I have an e-reader. I love it and my back loves it. Since I use public transportation every day I was quickly becoming the Hunchback of Notre Dame carrying hardcover tomes back and forth to work. I often chose my next read based on weight of the book. No longer do I need to hit the gym before I can read the Autobiography of Mark Twain while standing shoulder-to-shoulder on the New York City subway.
Yet I still read paper books, which surprises me. I assumed that when I made the electronic transition, like with music, there’d be no going back. It turns out there are some books I want on my shelf, some I want to highlight and make notes in the margins. I’m not alone. According to a survey conducted in April 2012 by the Pew Research Center’s Internet & American Life Project, 58 percent of people who have e-readers also read print books.
That same survey revealed that 85 percent of respondents who don’t currently own an e-reader said they had no interest in ever owning one. While 28 percent of Americans currently own a device that leaves room for some market-share growth, but not much, unless of course consumers change their mindsets.
So when I read articles written by bloggers and so-called industry insiders (who often have not worked a day inside a big house) with headlines like “An Industry on the Brink” or “The Big Six Is Dead” I know that the sole purpose is fear mongering.
Even though the numbers don’t indicate the death knell for print books anytime soon, traditional publishers are not ostriches, hoping that the “e-craze” is just a fad. At the house where I work we have whole teams of people dedicated to bringing e-books to market, even though the revenue generated for this format may not yet justify the expenditure. This sounds like it should be easy, or at least easier than making print books. I mean, if an eighty-year-old grandmother can click a few buttons through Amazon Direct and have her memoir available in minutes, why can’t a traditional publisher or indie press have all of its books available in an e-book format?
There are plenty of reasons. Here are just three:
Contracts have to be renegotiated. In the olden days (about seven years ago) many contracts did not stipulate electronic rights. It is back to the bargaining table to work out the varied rights per format—display, enhanced, North American, World, and on and on. This can literally take months.
Older books, anything pre-2000, may not exist in electronic format. Before the world went digital, books printed from large film flats. (Remember your first camera?) In order to prepare these titles for e-readers, the book needs to be re-typeset. This is a large expense—think thousands of dollars—for a title that may not warrant it.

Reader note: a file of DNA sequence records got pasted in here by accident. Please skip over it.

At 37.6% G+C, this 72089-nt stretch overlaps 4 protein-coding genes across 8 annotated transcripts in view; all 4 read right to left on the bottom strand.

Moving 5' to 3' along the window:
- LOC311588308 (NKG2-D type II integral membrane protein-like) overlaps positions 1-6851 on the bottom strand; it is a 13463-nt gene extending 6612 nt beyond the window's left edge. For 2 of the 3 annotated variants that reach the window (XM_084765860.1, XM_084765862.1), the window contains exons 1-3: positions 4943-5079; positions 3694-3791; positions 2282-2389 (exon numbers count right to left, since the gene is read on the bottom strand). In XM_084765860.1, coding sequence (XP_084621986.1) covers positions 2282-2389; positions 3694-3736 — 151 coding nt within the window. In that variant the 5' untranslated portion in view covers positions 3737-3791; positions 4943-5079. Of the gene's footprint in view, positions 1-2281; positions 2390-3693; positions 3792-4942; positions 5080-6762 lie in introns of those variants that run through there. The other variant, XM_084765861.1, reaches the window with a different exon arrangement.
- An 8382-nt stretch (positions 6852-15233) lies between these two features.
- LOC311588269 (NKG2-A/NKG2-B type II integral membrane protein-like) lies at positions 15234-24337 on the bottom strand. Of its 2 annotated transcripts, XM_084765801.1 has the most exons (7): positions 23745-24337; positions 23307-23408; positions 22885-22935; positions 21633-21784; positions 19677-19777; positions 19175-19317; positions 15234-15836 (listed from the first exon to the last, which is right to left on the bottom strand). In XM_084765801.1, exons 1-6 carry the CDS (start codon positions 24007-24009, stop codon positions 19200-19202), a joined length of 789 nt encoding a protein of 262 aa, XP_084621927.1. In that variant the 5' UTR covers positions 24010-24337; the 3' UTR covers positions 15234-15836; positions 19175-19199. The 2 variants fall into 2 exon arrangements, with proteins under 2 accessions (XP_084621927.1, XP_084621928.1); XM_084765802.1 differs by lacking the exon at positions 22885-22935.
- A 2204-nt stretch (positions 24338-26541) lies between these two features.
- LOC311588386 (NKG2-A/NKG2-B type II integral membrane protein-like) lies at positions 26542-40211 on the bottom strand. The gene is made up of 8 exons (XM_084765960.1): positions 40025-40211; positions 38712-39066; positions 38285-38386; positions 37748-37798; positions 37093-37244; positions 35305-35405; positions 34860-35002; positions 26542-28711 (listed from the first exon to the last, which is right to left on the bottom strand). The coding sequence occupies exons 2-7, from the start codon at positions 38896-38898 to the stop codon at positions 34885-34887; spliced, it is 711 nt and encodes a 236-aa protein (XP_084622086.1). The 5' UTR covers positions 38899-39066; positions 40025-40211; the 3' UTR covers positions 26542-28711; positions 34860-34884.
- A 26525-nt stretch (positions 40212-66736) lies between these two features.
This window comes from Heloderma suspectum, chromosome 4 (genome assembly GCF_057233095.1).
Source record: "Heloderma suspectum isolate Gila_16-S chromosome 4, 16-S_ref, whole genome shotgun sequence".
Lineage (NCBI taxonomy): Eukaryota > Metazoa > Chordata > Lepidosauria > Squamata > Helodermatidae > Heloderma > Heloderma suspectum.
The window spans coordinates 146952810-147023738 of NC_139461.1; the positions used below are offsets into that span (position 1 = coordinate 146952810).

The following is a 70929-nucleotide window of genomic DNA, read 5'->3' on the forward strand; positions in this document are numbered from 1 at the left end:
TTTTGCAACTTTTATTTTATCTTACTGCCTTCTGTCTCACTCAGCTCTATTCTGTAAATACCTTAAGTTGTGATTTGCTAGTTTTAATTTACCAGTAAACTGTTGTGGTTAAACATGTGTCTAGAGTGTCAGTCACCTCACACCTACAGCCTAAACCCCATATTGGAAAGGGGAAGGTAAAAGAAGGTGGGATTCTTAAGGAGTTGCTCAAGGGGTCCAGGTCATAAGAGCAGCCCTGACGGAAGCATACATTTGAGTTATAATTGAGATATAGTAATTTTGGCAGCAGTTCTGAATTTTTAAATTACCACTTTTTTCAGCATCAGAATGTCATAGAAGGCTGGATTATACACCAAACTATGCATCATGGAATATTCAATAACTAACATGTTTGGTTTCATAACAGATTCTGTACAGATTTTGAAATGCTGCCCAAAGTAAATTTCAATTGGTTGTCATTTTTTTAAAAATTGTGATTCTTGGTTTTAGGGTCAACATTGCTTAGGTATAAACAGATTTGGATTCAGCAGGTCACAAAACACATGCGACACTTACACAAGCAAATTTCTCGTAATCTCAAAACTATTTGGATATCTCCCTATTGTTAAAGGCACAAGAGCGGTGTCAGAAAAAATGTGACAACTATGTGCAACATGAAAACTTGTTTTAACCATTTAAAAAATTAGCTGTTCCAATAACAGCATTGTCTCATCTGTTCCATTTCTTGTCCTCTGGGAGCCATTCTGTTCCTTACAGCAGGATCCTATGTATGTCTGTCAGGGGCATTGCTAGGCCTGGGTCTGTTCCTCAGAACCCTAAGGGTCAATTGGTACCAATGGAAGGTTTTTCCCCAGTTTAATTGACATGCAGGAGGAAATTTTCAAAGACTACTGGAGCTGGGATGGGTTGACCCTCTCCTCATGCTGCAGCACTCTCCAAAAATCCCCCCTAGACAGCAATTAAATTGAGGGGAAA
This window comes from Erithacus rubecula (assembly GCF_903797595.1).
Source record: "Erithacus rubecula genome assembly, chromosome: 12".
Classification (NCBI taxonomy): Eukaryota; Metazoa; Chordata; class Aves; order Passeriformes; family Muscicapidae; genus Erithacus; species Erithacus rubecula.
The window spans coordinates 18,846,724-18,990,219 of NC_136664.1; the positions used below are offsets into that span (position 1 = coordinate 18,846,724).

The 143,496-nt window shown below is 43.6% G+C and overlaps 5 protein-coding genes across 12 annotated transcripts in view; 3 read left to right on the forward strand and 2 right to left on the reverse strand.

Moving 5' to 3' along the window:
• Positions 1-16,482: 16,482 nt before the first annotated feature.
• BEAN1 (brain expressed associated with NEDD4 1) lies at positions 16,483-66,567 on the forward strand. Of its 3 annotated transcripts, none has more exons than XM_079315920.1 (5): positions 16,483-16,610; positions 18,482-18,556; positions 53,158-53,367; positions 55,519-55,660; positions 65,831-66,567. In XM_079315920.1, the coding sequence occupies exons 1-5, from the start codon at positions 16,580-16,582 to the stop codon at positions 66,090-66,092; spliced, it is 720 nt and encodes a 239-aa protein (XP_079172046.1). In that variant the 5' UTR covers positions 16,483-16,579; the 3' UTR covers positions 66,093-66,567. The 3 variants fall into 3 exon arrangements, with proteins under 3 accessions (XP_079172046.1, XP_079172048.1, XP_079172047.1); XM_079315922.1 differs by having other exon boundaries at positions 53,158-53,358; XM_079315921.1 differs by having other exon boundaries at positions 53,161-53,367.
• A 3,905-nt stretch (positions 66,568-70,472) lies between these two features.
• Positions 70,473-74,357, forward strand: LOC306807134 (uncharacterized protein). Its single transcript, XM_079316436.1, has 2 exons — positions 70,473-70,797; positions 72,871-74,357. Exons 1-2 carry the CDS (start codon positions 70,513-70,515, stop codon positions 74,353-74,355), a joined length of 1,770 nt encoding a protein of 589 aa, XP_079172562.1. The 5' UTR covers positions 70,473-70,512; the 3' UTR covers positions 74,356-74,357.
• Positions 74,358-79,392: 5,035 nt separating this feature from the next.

People expect e-books to be (nearly) free. The major cost of a print book is not manufacturing. It is author royalties, marketing, overhead (office space, salaries for editors and designers, etc.). Publishing to e-books does not negate these expenses for a house or press. My guess is that people feel digital items should be nearly free because they don’t get anything tangible for their money. They may be willing to pay $24.95 for a hardcover book because there is more perceived value in something that can be put on a shelf.
What does this mean for those of us who are authors? It means we have a lot more ways to get our words into the hands of readers, and that’s a very good thing for sure. Books are books, whether they are read on paper or e-ink.
Just like the introduction of paperback books didn’t end hardcovers, it’s doubtful that e-books will end paper books altogether. All of the pundits are playing Johnny Carson’s role, Carnac the Magnificent, trying to be the first to predict the future. My only prediction? The consumers will have the final say.
Do you own an e-reader? Do you feel publishers are doing all they can to bring e-books to market?
It’s been a pleasure to be part of the summer guest blog series. Thank you for making me feel so welcome here.
Many thanks to Jackie for her informative and enjoyable Editor’s Summer Guest Series posts!
Jacquelin Cangro’s first book, The Subway Chronicles: Scenes from Life in New York (Penguin/Plume), is a collection of essays about the New York City subway system. Her follow-up The Subway Chronicles: More Scenes from Life in New York is now available on Kindle. This fall she will be teaching online classes in creative writing and novel pitches at The Loft Literary Center.